Go West: ‘Off the Beaten Path’ at Ann Korlogos Gallery
Special to The Aspen Times
The arts scene in Basalt continues to rival its up and down valley counterparts with several new exhibitions on the horizon and artists opening studio spaces and participating in group shows alongside their peers. One such exhibition is “Off the Beaten Path” at Ann Korologos Gallery on Midland Avenue.
“After watching and participating in the art community of Basalt for over two decades, both as a supporter of the arts and as a gallery owner, I say with confidence that the Basalt art scene has never been as vibrant, diverse and community-oriented in its offerings as it is today — and I think we can say that every day moving forward,” said Ann Korologos, the eponymous gallery owner.
This group exhibition depicting nature through abstraction and mood through the paintings and mixed media art of Michael Kessler, Deborah Paris, Brett Scheifflee, Allison Stewart and Marie Figge Wise opens Aug. 18 and runs through Sept. 14. Works are also on view on the gallery’s website, korologosgallery.com/
“’Off the Beaten Path’ refers to the places these artists have taken their view and experience of the landscape,” Korologos said. “Deeply connected to nature, they explore light, mood, majesty, love, loss and beauty across the range of realism to abstraction.”
Ann Korologos Gallery is known for specializing in contemporary Western art, and this grouping will provide the audience with just what they expect. These artists depict the mood evoked by the landscapes of Colorado, Texas, New Mexico and their imagination across the range of realism to abstraction. Abstract mixed media artists Michael Kessler and Allison Stewart explore the effects of time on the landscapes in the literal sense of erosion or climate change, while the realist and tonalist painters Brett Scheifflee, Deborah Paris and Marie Figge Wise are inspired by their own experience and memory of a particular place.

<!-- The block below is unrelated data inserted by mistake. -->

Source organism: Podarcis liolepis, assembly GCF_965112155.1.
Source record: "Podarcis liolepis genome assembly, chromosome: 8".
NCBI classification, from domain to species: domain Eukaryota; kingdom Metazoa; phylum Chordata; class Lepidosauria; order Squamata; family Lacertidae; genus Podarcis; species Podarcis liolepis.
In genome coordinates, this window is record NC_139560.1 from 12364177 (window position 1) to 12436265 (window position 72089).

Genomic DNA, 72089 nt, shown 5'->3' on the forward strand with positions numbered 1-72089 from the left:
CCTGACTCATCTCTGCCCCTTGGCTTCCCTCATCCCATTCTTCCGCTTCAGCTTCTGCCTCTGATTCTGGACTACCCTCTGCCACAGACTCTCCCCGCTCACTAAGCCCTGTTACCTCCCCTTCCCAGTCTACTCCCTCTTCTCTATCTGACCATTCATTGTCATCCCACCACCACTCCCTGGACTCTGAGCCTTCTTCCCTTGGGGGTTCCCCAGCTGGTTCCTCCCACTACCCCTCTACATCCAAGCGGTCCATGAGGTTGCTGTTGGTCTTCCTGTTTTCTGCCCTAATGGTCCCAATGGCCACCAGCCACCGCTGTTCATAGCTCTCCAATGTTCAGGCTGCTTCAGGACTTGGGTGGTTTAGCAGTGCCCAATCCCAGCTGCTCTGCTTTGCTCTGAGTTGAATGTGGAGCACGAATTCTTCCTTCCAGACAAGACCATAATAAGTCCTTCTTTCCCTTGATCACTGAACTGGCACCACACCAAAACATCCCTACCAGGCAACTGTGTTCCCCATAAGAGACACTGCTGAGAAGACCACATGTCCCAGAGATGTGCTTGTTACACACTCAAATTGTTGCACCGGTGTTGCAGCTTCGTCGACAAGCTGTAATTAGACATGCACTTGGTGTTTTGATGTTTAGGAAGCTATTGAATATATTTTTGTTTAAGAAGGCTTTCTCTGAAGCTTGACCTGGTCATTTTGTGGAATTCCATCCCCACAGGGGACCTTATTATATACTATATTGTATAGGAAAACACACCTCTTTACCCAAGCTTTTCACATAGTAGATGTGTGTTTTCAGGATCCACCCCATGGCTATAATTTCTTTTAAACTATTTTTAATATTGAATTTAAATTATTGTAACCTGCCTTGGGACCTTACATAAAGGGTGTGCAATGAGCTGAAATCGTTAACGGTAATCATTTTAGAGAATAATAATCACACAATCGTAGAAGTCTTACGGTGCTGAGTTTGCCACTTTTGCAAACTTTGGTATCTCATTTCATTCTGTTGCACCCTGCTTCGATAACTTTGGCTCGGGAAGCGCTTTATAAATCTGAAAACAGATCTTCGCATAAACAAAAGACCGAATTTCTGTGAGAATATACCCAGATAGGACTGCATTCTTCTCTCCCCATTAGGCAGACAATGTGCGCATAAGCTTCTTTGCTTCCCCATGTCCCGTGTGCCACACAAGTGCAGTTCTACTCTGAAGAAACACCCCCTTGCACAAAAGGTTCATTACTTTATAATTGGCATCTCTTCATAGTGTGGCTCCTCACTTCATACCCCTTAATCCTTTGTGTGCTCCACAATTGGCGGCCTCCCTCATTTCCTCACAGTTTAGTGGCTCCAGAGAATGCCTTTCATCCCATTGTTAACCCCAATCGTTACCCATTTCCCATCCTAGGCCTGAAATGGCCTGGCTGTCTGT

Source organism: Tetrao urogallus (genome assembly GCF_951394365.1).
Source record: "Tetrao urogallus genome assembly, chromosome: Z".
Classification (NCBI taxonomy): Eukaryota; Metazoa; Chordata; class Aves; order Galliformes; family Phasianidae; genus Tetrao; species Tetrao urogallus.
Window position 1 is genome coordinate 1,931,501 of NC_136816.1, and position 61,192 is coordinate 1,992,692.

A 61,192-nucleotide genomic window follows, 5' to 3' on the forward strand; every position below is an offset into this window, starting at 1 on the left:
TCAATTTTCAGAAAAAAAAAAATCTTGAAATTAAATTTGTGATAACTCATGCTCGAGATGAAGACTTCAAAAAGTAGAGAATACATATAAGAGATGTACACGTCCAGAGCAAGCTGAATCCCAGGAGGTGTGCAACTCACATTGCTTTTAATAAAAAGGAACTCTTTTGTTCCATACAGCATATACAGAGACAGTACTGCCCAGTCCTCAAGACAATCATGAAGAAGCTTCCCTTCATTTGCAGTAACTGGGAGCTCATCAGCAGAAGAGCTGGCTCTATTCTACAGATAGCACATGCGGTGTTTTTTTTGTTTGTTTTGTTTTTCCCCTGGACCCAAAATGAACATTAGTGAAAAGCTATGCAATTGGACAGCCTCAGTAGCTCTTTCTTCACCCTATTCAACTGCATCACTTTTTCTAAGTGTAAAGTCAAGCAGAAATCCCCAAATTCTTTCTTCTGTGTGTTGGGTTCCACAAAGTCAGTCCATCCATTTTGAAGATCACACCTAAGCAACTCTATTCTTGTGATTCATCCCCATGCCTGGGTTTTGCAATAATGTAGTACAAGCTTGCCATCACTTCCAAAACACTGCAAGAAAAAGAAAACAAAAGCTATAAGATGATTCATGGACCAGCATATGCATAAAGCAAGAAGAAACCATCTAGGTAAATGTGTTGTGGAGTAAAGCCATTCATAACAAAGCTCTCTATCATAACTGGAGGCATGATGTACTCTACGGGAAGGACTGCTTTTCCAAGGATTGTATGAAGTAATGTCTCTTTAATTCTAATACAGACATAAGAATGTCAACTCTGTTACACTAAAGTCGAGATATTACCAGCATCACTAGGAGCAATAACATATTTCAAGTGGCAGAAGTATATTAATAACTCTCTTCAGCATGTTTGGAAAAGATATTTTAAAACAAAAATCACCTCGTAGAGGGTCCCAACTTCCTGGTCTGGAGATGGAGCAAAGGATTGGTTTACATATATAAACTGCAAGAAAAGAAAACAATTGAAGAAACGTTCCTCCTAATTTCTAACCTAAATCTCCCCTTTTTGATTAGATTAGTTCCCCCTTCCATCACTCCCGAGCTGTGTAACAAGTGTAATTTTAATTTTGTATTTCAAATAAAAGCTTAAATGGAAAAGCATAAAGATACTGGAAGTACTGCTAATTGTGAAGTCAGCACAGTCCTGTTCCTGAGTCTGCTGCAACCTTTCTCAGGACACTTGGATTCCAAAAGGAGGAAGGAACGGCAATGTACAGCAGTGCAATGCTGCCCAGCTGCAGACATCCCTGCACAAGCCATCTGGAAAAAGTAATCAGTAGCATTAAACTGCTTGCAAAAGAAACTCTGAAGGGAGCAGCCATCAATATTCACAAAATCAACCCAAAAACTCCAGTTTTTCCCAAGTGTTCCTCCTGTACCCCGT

“What I find most inspiring in my work is the mood and atmosphere of place,” Wise said. “Most of my landscapes are of light and water because they represent life and calm and depict the vulnerability of the artist.”
The group of paintings, featuring bright colors on canvas with greens, blues and oranges, as well as imagery of trees, autumnal foliage and mountains, will seem familiar to anyone who’s spent time hiking, exploring or reveling in the outdoors of the mountainous West. And the reflection of the landscape is something that is important to the gallery as part of the mid-valley and the broader arts ecosystem, Korologos said.
“Basalt is embracing the arts from a broad perspective, drawing in a local and international crowd,” she said, “and we, as a gallery, are happy to have witnessed and participated in this journey and to give a space for these artists to explore.”
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